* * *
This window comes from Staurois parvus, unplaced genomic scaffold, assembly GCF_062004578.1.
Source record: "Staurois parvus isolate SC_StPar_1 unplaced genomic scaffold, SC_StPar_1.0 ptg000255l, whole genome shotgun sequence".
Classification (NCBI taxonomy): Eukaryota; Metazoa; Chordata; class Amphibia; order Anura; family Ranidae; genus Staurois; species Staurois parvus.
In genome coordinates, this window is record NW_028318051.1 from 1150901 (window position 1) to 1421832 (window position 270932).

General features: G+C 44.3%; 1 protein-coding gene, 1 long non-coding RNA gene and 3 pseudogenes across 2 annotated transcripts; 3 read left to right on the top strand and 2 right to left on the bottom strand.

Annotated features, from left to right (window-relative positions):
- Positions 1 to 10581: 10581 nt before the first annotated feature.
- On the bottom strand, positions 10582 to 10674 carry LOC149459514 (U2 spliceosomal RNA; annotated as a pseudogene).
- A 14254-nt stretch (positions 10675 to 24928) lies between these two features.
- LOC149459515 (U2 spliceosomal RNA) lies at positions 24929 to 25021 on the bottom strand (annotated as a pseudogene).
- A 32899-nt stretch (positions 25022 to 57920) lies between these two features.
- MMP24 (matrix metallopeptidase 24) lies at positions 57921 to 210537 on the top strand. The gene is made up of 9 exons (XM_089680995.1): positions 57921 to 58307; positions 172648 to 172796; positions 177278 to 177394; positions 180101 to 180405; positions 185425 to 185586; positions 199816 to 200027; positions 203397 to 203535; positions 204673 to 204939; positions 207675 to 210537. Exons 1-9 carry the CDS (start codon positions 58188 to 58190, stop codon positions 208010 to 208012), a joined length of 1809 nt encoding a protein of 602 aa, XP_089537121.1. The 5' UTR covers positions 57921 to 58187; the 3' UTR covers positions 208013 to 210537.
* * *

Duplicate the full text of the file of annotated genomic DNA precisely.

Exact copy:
This window comes from Staurois parvus, unplaced genomic scaffold, assembly GCF_062004578.1.
Source record: "Staurois parvus isolate SC_StPar_1 unplaced genomic scaffold, SC_StPar_1.0 ptg000255l, whole genome shotgun sequence".
Classification (NCBI taxonomy): Eukaryota; Metazoa; Chordata; class Amphibia; order Anura; family Ranidae; genus Staurois; species Staurois parvus.
In genome coordinates, this window is record NW_028318051.1 from 1150901 (window position 1) to 1421832 (window position 270932).

General features: G+C 44.3%; 1 protein-coding gene, 1 long non-coding RNA gene and 3 pseudogenes across 2 annotated transcripts; 3 read left to right on the top strand and 2 right to left on the bottom strand.

Annotated features, from left to right (window-relative positions):
- Positions 1 to 10581: 10581 nt before the first annotated feature.
- On the bottom strand, positions 10582 to 10674 carry LOC149459514 (U2 spliceosomal RNA; annotated as a pseudogene).
- A 14254-nt stretch (positions 10675 to 24928) lies between these two features.
- LOC149459515 (U2 spliceosomal RNA) lies at positions 24929 to 25021 on the bottom strand (annotated as a pseudogene).
- A 32899-nt stretch (positions 25022 to 57920) lies between these two features.
- MMP24 (matrix metallopeptidase 24) lies at positions 57921 to 210537 on the top strand. The gene is made up of 9 exons (XM_089680995.1): positions 57921 to 58307; positions 172648 to 172796; positions 177278 to 177394; positions 180101 to 180405; positions 185425 to 185586; positions 199816 to 200027; positions 203397 to 203535; positions 204673 to 204939; positions 207675 to 210537. Exons 1-9 carry the CDS (start codon positions 58188 to 58190, stop codon positions 208010 to 208012), a joined length of 1809 nt encoding a protein of 602 aa, XP_089537121.1. The 5' UTR covers positions 57921 to 58187; the 3' UTR covers positions 208013 to 210537.